When we add all the different tones, shades and hues of colours things get even more complicated. A bright yellow could be fun and pretty, but with slight changes to the tone you can turn it gross or ugly.
In web design the colours gets muddy, not only because of different colour perceptions, colour blindness, or culture, but also because of the differences in devices and screens. Even the angle from which you are viewing the screen of the device is distorting the colours.
While writing this article I was viewing a site showing the colour orange. I had pushed my laptop screen slightly backwards and viewing the colour from that angle I was sure it was red. Until I adjusted my screen and saw it was orange.
The different screens of all the various devices may be calibrated differently, which makes them show the colours in diverse ways. Not to mention the brightness settings, the contrast and the surrounding light. Or night mode, which turns the colours warm, orang tinted. All of these change the way you see the colours of a website.
I've noticed a trend in web design of using pastel coloured text on white background. Any web designer with experience and knowledge wouldn't do this, because they know that contrast matters. While it may look pretty and cute for you to present your blog content in beige, it is very difficult to read and may even cause a headache to anyone trying to do so.
Colour contrast can be tested with free online tools, in case you are unsure if pink text on white background is a good idea. Rather than getting into the details of which colour means what, think about the contrasts and how consistently your colours are representing stuff like clickable text or buttons or such.
Getting obsessed with colours is lazy design and lazy branding. While colours can be powerful they don't have the same meanings for everyone. And you know what, after a while they don't matter that much.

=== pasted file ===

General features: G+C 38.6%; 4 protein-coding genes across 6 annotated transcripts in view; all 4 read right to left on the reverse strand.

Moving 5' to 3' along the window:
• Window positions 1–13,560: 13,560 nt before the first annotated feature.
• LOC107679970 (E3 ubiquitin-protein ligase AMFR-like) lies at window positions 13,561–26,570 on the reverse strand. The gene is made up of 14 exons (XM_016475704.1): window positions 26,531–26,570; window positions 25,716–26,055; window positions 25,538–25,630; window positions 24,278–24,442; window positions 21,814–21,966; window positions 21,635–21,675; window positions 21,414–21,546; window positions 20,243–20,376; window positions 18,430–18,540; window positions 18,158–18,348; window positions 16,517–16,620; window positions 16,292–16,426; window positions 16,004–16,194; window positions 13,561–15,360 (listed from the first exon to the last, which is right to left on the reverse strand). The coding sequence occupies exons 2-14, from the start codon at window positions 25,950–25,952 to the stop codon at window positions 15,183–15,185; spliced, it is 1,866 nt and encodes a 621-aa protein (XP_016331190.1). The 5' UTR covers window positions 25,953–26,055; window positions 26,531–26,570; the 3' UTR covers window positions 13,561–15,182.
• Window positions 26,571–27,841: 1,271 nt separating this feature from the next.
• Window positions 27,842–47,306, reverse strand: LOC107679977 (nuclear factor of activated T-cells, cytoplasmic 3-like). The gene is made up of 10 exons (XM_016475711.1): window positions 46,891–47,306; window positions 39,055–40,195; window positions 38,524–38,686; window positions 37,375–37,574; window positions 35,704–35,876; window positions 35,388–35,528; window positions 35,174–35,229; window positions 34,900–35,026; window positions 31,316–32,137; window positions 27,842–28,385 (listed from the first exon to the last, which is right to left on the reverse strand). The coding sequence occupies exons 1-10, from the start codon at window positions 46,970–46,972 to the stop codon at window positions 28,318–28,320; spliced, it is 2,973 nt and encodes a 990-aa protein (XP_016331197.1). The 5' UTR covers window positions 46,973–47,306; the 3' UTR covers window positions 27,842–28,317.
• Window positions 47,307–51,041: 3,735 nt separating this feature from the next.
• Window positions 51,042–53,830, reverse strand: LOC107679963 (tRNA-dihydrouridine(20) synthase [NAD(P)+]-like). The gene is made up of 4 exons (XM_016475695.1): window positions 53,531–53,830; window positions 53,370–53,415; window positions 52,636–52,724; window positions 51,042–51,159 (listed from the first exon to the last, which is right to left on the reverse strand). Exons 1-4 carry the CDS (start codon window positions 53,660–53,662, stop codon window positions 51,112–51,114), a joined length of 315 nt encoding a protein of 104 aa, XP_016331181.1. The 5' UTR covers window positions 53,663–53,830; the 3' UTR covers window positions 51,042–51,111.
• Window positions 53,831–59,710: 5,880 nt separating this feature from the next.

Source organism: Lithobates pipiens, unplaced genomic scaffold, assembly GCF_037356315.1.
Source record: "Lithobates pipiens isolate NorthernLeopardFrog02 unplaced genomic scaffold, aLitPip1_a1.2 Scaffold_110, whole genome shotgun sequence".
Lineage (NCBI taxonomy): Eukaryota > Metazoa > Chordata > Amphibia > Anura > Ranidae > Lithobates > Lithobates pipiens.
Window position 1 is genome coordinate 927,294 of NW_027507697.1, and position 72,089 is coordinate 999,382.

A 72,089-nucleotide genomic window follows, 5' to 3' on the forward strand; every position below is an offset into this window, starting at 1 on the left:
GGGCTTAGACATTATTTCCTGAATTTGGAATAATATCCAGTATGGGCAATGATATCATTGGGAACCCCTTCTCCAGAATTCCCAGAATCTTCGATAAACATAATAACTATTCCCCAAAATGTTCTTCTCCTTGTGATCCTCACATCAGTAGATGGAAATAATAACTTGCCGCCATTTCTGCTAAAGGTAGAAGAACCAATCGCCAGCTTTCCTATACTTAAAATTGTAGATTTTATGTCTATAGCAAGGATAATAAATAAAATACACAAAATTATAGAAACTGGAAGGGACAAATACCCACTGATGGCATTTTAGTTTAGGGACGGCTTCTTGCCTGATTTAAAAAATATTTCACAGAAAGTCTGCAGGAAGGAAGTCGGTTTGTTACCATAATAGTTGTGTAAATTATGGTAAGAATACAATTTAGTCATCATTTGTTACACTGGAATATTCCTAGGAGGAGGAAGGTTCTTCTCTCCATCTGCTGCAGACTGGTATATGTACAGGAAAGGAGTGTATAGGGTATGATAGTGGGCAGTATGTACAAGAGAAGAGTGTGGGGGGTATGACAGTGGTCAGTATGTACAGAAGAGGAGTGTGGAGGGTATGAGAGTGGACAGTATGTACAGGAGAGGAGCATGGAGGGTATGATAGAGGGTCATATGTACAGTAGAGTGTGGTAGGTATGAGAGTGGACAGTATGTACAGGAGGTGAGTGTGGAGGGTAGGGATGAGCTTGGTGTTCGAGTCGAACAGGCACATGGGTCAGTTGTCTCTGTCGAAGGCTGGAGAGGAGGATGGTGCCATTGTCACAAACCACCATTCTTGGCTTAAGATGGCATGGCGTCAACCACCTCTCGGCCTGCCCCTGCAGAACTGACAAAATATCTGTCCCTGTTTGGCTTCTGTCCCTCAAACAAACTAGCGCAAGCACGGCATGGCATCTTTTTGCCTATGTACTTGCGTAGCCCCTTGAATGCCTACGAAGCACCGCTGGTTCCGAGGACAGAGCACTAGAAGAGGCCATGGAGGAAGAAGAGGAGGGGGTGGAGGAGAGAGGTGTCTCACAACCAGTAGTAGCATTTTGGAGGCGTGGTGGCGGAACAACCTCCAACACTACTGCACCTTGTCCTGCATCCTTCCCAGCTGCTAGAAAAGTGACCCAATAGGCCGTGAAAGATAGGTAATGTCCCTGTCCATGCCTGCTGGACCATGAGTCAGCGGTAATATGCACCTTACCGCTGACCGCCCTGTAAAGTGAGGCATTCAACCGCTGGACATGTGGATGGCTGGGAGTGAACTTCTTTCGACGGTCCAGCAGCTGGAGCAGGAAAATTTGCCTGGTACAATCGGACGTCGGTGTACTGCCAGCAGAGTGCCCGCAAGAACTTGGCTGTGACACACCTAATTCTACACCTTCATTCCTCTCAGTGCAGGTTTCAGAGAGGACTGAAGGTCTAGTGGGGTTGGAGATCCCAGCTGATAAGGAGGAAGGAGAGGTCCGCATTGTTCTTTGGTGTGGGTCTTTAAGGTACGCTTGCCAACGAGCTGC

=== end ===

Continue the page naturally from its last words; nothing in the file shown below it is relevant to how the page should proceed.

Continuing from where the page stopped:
Do you remember when Spofity changed it's green to another green? Everyone complained, me included. I liked the old green, it was brighter and more fresh. But to be quite honest, no after a year, I had to check what the old green and compare it to the new one. Why? Because I had grown used to the new green. It didn't matter anymore.
Or more recently, when Instagram switched from the brownish camera to a more minimalistic, but multicoloured icon. Lots of complaining about the colourful new logo. For a second, before everyone forgot it. Yeah, that's how important the colours are. Most people don't even remember how it used to be, at least after a while.
Colours are meaningless, powerful and seen in different ways. People apply meanings to colours, depending on their culture, experiences, what they have learned and how they see the colours.
Your red is not necessarily my red, and what you call blue, I may call green. Your personal preferences and how other people perceive the colours don't always meet. Applying the colour psychology to your design can work brilliantly for some and have no meaning, or different meaning than you meant, to others.
You cannot get people to buy your products or click your links by choosing "the right colour". People will click your links if they are consistently the same colour and style, and pop enough out from the text. People will buy your products if they like them or if they happen to like the colours, but not everyone will like the same colours.
Your blog colours can annoy one person and make another swoon, but the colour psychology is almost as accurate as your daily horoscope. Unless, of course, you firmly believe in daily horoscopes. Then I cannot help.
Colours don't have fixed meanings, other than the ones you give to them.
I'm Mervi Eskelinen
I'm an artist, nerd and creative business wizard, dedicated to help you build the business of your dreams, market your creativity, and find a meaningful way to support your lifestyle.